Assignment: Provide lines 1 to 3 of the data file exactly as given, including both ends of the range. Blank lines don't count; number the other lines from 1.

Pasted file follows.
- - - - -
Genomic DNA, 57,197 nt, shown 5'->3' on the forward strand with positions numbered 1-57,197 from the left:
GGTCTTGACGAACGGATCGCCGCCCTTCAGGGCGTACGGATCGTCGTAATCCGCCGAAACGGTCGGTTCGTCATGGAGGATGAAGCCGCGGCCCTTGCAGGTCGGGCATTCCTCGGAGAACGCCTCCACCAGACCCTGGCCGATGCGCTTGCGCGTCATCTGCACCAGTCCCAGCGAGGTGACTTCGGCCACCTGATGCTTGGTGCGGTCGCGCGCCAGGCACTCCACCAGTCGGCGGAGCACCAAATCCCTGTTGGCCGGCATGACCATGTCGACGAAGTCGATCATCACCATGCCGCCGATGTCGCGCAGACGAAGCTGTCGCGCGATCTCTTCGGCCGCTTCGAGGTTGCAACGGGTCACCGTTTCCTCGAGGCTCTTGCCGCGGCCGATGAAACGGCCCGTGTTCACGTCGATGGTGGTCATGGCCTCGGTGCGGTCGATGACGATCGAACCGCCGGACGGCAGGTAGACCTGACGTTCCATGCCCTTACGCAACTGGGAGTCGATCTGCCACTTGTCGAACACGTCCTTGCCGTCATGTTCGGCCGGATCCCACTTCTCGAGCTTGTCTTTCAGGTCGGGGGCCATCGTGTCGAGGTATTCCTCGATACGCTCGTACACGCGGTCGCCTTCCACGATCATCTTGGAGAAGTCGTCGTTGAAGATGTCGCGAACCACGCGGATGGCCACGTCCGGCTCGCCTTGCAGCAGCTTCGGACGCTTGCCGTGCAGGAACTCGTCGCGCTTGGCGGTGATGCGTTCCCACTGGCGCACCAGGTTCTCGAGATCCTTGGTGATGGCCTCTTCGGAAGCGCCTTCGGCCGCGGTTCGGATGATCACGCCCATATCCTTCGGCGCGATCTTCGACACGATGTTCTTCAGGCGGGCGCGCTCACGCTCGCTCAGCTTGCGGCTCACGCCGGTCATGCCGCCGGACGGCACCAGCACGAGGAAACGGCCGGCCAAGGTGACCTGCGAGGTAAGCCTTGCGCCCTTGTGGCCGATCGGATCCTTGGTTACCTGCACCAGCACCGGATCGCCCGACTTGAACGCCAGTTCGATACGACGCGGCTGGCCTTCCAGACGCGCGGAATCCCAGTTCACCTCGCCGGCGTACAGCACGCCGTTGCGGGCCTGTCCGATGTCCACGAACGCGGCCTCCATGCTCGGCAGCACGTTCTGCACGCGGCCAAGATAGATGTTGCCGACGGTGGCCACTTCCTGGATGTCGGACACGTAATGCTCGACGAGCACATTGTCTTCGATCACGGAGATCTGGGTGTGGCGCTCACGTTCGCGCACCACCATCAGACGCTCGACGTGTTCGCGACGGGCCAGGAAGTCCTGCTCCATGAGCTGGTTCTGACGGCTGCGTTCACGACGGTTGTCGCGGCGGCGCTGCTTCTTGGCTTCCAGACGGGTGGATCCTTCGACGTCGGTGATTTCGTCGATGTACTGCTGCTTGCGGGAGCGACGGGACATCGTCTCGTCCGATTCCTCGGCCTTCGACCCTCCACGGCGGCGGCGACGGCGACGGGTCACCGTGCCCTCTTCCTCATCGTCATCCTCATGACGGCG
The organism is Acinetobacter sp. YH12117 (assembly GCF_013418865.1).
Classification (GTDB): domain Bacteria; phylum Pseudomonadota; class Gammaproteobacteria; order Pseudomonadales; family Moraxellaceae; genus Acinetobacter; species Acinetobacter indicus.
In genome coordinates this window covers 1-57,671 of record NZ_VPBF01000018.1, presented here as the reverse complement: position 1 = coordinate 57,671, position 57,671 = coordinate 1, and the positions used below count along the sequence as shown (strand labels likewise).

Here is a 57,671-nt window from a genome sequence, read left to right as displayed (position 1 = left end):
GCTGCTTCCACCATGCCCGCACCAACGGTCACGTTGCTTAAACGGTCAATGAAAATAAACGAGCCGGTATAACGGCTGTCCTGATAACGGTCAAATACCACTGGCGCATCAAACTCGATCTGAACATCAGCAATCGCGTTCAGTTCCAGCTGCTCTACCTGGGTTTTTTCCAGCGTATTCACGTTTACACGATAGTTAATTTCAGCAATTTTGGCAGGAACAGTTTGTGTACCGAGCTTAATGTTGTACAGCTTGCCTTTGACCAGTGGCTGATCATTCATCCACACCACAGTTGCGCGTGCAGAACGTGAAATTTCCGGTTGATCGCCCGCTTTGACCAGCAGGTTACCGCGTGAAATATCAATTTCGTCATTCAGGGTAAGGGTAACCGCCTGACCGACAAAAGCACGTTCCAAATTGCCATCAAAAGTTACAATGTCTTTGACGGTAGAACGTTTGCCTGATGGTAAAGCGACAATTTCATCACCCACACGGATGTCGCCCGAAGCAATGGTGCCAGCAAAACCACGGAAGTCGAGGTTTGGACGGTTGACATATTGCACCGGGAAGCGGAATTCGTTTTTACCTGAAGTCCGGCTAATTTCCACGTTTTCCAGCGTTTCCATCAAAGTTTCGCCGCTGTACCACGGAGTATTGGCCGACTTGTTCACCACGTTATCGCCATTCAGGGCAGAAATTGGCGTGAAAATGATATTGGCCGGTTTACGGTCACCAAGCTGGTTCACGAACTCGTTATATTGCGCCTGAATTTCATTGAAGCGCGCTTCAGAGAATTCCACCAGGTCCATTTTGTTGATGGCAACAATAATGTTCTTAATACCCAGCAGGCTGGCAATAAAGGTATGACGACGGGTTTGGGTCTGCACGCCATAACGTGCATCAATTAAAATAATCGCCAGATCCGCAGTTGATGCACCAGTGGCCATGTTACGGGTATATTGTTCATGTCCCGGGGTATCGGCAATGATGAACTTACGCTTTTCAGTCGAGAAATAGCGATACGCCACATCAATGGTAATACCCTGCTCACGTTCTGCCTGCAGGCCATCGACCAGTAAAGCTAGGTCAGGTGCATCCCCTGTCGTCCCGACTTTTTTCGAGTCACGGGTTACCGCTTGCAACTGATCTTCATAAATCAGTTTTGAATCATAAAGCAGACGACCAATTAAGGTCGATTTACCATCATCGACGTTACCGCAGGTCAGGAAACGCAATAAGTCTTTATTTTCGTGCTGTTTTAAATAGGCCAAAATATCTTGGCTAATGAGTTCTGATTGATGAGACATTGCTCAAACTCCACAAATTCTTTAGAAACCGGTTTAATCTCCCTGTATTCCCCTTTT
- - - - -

Genomic DNA, 57,197 nt, shown 5'->3' on the forward strand with positions numbered 1-57,197 from the left:
GGTCTTGACGAACGGATCGCCGCCCTTCAGGGCGTACGGATCGTCGTAATCCGCCGAAACGGTCGGTTCGTCATGGAGGATGAAGCCGCGGCCCTTGCAGGTCGGGCATTCCTCGGAGAACGCCTCCACCAGACCCTGGCCGATGCGCTTGCGCGTCATCTGCACCAGTCCCAGCGAGGTGACTTCGGCCACCTGATGCTTGGTGCGGTCGCGCGCCAGGCACTCCACCAGTCGGCGGAGCACCAAATCCCTGTTGGCCGGCATGACCATGTCGACGAAGTCGATCATCACCATGCCGCCGATGTCGCGCAGACGAAGCTGTCGCGCGATCTCTTCGGCCGCTTCGAGGTTGCAACGGGTCACCGTTTCCTCGAGGCTCTTGCCGCGGCCGATGAAACGGCCCGTGTTCACGTCGATGGTGGTCATGGCCTCGGTGCGGTCGATGACGATCGAACCGCCGGACGGCAGGTAGACCTGACGTTCCATGCCCTTACGCAACTGGGAGTCGATCTGCCACTTGTCGAACACGTCCTTGCCGTCATGTTCGGCCGGATCCCACTTCTCGAGCTTGTCTTTCAGGTCGGGGGCCATCGTGTCGAGGTATTCCTCGATACGCTCGTACACGCGGTCGCCTTCCACGATCATCTTGGAGAAGTCGTCGTTGAAGATGTCGCGAACCACGCGGATGGCCACGTCCGGCTCGCCTTGCAGCAGCTTCGGACGCTTGCCGTGCAGGAACTCGTCGCGCTTGGCGGTGATGCGTTCCCACTGGCGCACCAGGTTCTCGAGATCCTTGGTGATGGCCTCTTCGGAAGCGCCTTCGGCCGCGGTTCGGATGATCACGCCCATATCCTTCGGCGCGATCTTCGACACGATGTTCTTCAGGCGGGCGCGCTCACGCTCGCTCAGCTTGCGGCTCACGCCGGTCATGCCGCCGGACGGCACCAGCACGAGGAAACGGCCGGCCAAGGTGACCTGCGAGGTAAGCCTTGCGCCCTTGTGGCCGATCGGATCCTTGGTTACCTGCACCAGCACCGGATCGCCCGACTTGAACGCCAGTTCGATACGACGCGGCTGGCCTTCCAGACGCGCGGAATCCCAGTTCACCTCGCCGGCGTACAGCACGCCGTTGCGGGCCTGTCCGATGTCCACGAACGCGGCCTCCATGCTCGGCAGCACGTTCTGCACGCGGCCAAGATAGATGTTGCCGACGGTGGCCACTTCCTGGATGTCGGACACGTAATGCTCGACGAGCACATTGTCTTCGATCACGGAGATCTGGGTGTGGCGCTCACGTTCGCGCACCACCATCAGACGCTCGACGTGTTCGCGACGGGCCAGGAAGTCCTGCTCCATGAGCTGGTTCTGACGGCTGCGTTCACGACGGTTGTCGCGGCGGCGCTGCTTCTTGGCTTCCAGACGGGTGGATCCTTCGACGTCGGTGATTTCGTCGATGTACTGCTGCTTGCGGGAGCGACGGGACATCGTCTCGTCCGATTCCTCGGCCTTCGACCCTCCACGGCGGCGGCGACGGCGACGGGTCACCGTGCCCTCTTCCTCATCGTCATCCTCATGACGGCG
The organism is Acinetobacter sp. YH12117 (assembly GCF_013418865.1).